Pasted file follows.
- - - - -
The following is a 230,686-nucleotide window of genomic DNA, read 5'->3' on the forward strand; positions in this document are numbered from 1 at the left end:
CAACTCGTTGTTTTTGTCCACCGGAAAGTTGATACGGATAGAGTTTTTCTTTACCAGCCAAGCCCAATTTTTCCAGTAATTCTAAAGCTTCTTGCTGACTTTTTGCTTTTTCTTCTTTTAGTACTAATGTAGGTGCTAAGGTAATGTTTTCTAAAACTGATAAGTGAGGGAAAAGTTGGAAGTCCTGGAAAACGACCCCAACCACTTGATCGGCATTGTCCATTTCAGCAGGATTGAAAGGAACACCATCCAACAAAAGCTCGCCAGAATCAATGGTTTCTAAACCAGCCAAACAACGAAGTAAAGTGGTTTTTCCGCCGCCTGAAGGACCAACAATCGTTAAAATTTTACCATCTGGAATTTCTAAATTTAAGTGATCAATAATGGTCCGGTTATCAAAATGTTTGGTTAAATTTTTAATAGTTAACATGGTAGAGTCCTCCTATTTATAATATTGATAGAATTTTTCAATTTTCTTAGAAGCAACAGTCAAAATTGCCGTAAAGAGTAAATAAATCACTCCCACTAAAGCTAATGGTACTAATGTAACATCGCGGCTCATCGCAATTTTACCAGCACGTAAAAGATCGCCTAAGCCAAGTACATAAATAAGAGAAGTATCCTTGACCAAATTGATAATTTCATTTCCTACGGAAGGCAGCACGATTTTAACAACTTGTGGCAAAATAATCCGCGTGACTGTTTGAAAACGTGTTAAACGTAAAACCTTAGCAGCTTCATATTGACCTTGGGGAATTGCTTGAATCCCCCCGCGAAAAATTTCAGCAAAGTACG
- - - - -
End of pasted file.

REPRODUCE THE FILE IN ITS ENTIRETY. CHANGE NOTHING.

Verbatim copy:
The following is a 230,686-nucleotide window of genomic DNA, read 5'->3' on the forward strand; positions in this document are numbered from 1 at the left end:
CAACTCGTTGTTTTTGTCCACCGGAAAGTTGATACGGATAGAGTTTTTCTTTACCAGCCAAGCCCAATTTTTCCAGTAATTCTAAAGCTTCTTGCTGACTTTTTGCTTTTTCTTCTTTTAGTACTAATGTAGGTGCTAAGGTAATGTTTTCTAAAACTGATAAGTGAGGGAAAAGTTGGAAGTCCTGGAAAACGACCCCAACCACTTGATCGGCATTGTCCATTTCAGCAGGATTGAAAGGAACACCATCCAACAAAAGCTCGCCAGAATCAATGGTTTCTAAACCAGCCAAACAACGAAGTAAAGTGGTTTTTCCGCCGCCTGAAGGACCAACAATCGTTAAAATTTTACCATCTGGAATTTCTAAATTTAAGTGATCAATAATGGTCCGGTTATCAAAATGTTTGGTTAAATTTTTAATAGTTAACATGGTAGAGTCCTCCTATTTATAATATTGATAGAATTTTTCAATTTTCTTAGAAGCAACAGTCAAAATTGCCGTAAAGAGTAAATAAATCACTCCCACTAAAGCTAATGGTACTAATGTAACATCGCGGCTCATCGCAATTTTACCAGCACGTAAAAGATCGCCTAAGCCAAGTACATAAATAAGAGAAGTATCCTTGACCAAATTGATAATTTCATTTCCTACGGAAGGCAGCACGATTTTAACAACTTGTGGCAAAATAATCCGCGTGACTGTTTGAAAACGTGTTAAACGTAAAACCTTAGCAGCTTCATATTGACCTTGGGGAATTGCTTGAATCCCCCCGCGAAAAATTTCAGCAAAGTACG